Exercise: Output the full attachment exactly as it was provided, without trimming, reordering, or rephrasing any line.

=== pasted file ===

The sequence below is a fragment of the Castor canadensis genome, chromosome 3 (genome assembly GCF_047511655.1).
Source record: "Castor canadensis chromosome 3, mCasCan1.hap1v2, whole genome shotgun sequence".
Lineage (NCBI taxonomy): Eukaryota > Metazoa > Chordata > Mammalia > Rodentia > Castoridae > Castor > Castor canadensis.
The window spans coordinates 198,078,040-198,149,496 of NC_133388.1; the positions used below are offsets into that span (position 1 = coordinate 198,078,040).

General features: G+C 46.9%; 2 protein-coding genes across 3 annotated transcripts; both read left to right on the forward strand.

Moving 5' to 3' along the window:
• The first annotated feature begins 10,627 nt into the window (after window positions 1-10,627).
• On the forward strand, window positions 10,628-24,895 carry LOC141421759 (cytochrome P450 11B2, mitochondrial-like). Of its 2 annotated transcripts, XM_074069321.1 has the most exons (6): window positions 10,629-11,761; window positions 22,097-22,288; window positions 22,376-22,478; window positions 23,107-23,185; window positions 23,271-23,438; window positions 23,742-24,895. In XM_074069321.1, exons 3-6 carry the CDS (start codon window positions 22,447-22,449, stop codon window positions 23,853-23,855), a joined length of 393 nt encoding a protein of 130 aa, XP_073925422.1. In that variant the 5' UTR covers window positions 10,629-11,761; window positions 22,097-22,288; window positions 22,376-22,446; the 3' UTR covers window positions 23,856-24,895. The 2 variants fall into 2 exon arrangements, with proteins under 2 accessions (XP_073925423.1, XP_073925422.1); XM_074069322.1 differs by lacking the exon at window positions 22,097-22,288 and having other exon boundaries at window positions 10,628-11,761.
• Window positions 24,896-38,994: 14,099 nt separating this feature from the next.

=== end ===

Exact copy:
The sequence below is a fragment of the Castor canadensis genome, chromosome 3 (genome assembly GCF_047511655.1).
Source record: "Castor canadensis chromosome 3, mCasCan1.hap1v2, whole genome shotgun sequence".
Lineage (NCBI taxonomy): Eukaryota > Metazoa > Chordata > Mammalia > Rodentia > Castoridae > Castor > Castor canadensis.
The window spans coordinates 198,078,040-198,149,496 of NC_133388.1; the positions used below are offsets into that span (position 1 = coordinate 198,078,040).

General features: G+C 46.9%; 2 protein-coding genes across 3 annotated transcripts; both read left to right on the forward strand.

Moving 5' to 3' along the window:
• The first annotated feature begins 10,627 nt into the window (after window positions 1-10,627).
• On the forward strand, window positions 10,628-24,895 carry LOC141421759 (cytochrome P450 11B2, mitochondrial-like). Of its 2 annotated transcripts, XM_074069321.1 has the most exons (6): window positions 10,629-11,761; window positions 22,097-22,288; window positions 22,376-22,478; window positions 23,107-23,185; window positions 23,271-23,438; window positions 23,742-24,895. In XM_074069321.1, exons 3-6 carry the CDS (start codon window positions 22,447-22,449, stop codon window positions 23,853-23,855), a joined length of 393 nt encoding a protein of 130 aa, XP_073925422.1. In that variant the 5' UTR covers window positions 10,629-11,761; window positions 22,097-22,288; window positions 22,376-22,446; the 3' UTR covers window positions 23,856-24,895. The 2 variants fall into 2 exon arrangements, with proteins under 2 accessions (XP_073925423.1, XP_073925422.1); XM_074069322.1 differs by lacking the exon at window positions 22,097-22,288 and having other exon boundaries at window positions 10,628-11,761.
• Window positions 24,896-38,994: 14,099 nt separating this feature from the next.